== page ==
At first, the biggest mark U.K. directing team Blue Source had made in the States was sending Dirty Vegas into the Mitsubishi universe. It was the video on their reel that turned Deutsch producers on to the "Days Go By" tune that ended up in a commercial for the Eclipse - a spot Blue Source didn't get to direct. Nevertheless, in the past few months, the duo, Rob Legatt, 36, and Leigh Marling, 39, has emerged with much promise on the U.S. commercials scene with some fresh work for Pizza Hut, featuring a wacky cheese-devoid town, and, more recently, character-driven comedy for LaSalle Bank and Cramer-Krasselt. Most notably, they were behind the twisted scenarios in DDB/Chicago's recent work for Wrigley's Juicy Fruit. In one spot, a runaway pi -- ata rabidly attacks kids at a party when one child lands a pack of the gum. In another, zany mayhem ensues in a run-of-the-mill office when a drone rips open a pack and his officemates pounce on him from out of the blue, camouflaged in outrageous disguises, as when a window crumbles to become a man wearing a jigsaw puzzle costume that mimics the skyline view. "I suppose we have a penchant for making things quite filmic and treating things in a more realistic way," says Marling of "Office." "When you read it on paper, it's quite a mad, wacky idea, so our approach was really about putting it in an everyday situation."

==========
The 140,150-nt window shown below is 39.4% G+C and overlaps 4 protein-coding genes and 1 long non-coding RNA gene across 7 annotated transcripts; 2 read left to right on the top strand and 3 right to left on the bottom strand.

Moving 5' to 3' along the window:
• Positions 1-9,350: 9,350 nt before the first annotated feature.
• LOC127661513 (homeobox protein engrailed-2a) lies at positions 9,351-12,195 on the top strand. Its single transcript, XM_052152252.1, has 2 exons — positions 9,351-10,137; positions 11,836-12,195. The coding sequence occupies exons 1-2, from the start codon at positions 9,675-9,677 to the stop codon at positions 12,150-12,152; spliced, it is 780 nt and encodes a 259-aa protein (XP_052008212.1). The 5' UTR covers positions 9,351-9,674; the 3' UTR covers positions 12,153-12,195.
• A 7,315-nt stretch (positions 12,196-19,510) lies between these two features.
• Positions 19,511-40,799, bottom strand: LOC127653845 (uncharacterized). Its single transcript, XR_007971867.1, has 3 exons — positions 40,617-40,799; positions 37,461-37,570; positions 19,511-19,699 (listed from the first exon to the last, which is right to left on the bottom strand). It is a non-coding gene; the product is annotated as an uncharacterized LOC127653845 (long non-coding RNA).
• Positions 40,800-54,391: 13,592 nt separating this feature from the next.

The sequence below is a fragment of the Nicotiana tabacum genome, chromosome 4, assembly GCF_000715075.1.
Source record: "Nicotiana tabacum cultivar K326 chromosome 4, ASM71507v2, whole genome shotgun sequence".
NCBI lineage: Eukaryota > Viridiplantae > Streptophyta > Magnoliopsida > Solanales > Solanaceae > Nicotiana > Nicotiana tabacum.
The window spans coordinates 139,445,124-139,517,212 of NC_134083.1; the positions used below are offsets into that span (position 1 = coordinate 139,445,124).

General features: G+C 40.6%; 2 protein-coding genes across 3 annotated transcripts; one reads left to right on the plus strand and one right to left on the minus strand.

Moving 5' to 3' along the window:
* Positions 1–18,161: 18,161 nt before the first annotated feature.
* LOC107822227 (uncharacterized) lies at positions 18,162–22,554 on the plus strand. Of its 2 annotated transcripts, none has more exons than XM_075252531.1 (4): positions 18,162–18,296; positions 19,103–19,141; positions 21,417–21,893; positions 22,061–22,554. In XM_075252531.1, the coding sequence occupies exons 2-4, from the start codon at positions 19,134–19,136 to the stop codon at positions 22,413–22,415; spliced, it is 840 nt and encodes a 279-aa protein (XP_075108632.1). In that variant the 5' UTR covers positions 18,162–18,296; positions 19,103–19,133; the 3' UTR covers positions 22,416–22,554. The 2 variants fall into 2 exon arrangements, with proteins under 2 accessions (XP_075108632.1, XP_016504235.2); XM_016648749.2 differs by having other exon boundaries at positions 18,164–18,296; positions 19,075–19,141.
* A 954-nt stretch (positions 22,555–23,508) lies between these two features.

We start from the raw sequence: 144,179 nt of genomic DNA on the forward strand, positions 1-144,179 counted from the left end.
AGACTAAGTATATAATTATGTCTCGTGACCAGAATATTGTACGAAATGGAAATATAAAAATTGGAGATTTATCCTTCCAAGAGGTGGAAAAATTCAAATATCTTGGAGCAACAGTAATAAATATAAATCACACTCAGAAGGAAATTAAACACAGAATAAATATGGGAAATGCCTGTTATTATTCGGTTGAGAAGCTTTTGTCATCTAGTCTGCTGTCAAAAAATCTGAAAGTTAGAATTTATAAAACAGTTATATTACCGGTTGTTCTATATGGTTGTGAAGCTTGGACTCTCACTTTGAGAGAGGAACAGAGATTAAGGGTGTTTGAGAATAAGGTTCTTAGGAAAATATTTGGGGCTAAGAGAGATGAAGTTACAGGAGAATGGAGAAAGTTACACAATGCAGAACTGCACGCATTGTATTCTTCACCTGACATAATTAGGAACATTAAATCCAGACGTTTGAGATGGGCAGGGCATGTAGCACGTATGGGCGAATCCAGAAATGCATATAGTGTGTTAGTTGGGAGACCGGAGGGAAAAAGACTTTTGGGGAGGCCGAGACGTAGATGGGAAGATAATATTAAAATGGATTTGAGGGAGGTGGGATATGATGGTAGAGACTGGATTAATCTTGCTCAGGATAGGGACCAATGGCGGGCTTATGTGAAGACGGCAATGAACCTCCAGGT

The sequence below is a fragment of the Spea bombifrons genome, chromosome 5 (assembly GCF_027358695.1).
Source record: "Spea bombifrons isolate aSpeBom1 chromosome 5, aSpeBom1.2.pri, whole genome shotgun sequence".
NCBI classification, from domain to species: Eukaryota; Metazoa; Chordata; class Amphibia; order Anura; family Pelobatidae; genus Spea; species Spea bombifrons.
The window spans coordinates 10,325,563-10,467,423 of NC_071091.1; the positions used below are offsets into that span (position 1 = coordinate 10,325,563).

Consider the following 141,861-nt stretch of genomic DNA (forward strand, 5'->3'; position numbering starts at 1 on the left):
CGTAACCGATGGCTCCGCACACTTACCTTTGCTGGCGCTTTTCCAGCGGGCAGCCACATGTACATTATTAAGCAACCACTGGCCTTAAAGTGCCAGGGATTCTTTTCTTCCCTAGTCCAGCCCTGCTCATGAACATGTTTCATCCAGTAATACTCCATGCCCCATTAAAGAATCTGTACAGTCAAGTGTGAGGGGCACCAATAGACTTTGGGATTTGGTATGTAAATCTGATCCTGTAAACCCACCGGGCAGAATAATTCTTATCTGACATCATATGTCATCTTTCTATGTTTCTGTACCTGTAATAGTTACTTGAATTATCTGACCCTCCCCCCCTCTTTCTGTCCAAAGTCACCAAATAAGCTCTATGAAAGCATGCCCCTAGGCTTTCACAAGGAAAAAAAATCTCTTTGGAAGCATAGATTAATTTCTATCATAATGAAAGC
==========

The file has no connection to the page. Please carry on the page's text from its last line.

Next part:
Blue Source hasn't even been directing for three years, but "this has been 15 years in the making," says Legatt. The former carpenter met Marling, a former aircraft parts salesman, on the dance floor while both were seeking solace from their dead-end jobs in the creative momentum of the U.K.'s acid house scene. Legatt then went on to become an entertainment journalist with a sideline in filmmaking, while Marling opened a creative boutique called Blue Source, which became known for its record design and print advertising. When a music video eventually came through the shop's doors, Legatt joined Marling, and soon enough they were directing Fat Boy Slim's "Bird of Prey," their breakthrough clip. As for the pair's take on their craft, "I don't know that we have a particularly definable style," Legatt says. "We have an attitude that can range from broad comedy to poignant, romantic, stylized stuff, but we don't we like to analyze it too much." And you can't overlook the influence of their blue-collar roots. "I think that Leigh's experience with aircraft parts and my experience with wood really helped to give our work the proletarian aspect that makes it so popular," Legatt chuckles.